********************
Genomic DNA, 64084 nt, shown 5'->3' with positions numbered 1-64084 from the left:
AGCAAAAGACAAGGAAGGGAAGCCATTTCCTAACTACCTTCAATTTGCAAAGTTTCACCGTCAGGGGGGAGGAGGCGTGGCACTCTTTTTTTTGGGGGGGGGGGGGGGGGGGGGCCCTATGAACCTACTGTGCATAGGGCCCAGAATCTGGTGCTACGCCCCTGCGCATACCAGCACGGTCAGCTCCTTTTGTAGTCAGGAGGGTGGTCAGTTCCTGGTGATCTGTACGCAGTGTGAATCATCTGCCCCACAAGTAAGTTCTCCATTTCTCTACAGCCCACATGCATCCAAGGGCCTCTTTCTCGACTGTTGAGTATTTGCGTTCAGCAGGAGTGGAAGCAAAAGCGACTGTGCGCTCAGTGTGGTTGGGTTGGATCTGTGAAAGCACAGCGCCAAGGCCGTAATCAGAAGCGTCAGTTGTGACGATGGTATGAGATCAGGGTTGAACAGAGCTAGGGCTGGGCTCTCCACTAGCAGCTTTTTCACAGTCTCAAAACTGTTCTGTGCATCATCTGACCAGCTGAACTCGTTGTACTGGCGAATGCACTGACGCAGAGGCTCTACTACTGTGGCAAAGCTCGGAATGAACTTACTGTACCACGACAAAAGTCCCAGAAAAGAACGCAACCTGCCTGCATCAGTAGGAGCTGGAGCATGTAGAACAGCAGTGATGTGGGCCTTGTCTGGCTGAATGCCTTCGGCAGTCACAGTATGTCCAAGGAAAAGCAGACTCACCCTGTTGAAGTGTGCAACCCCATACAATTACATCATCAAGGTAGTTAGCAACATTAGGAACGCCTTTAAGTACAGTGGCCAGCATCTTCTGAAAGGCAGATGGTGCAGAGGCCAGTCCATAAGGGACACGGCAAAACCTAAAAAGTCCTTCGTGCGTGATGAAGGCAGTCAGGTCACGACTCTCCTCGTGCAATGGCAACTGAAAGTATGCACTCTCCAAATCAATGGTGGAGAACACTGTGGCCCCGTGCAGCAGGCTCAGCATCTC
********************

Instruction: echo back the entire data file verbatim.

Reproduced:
Genomic DNA, 64084 nt, shown 5'->3' with positions numbered 1-64084 from the left:
AGCAAAAGACAAGGAAGGGAAGCCATTTCCTAACTACCTTCAATTTGCAAAGTTTCACCGTCAGGGGGGAGGAGGCGTGGCACTCTTTTTTTTGGGGGGGGGGGGGGGGGGGGGCCCTATGAACCTACTGTGCATAGGGCCCAGAATCTGGTGCTACGCCCCTGCGCATACCAGCACGGTCAGCTCCTTTTGTAGTCAGGAGGGTGGTCAGTTCCTGGTGATCTGTACGCAGTGTGAATCATCTGCCCCACAAGTAAGTTCTCCATTTCTCTACAGCCCACATGCATCCAAGGGCCTCTTTCTCGACTGTTGAGTATTTGCGTTCAGCAGGAGTGGAAGCAAAAGCGACTGTGCGCTCAGTGTGGTTGGGTTGGATCTGTGAAAGCACAGCGCCAAGGCCGTAATCAGAAGCGTCAGTTGTGACGATGGTATGAGATCAGGGTTGAACAGAGCTAGGGCTGGGCTCTCCACTAGCAGCTTTTTCACAGTCTCAAAACTGTTCTGTGCATCATCTGACCAGCTGAACTCGTTGTACTGGCGAATGCACTGACGCAGAGGCTCTACTACTGTGGCAAAGCTCGGAATGAACTTACTGTACCACGACAAAAGTCCCAGAAAAGAACGCAACCTGCCTGCATCAGTAGGAGCTGGAGCATGTAGAACAGCAGTGATGTGGGCCTTGTCTGGCTGAATGCCTTCGGCAGTCACAGTATGTCCAAGGAAAAGCAGACTCACCCTGTTGAAGTGTGCAACCCCATACAATTACATCATCAAGGTAGTTAGCAACATTAGGAACGCCTTTAAGTACAGTGGCCAGCATCTTCTGAAAGGCAGATGGTGCAGAGGCCAGTCCATAAGGGACACGGCAAAACCTAAAAAGTCCTTCGTGCGTGATGAAGGCAGTCAGGTCACGACTCTCCTCGTGCAATGGCAACTGAAAGTATGCACTCTCCAAATCAATGGTGGAGAACACTGTGGCCCCGTGCAGCAGGCTCAGCATCTC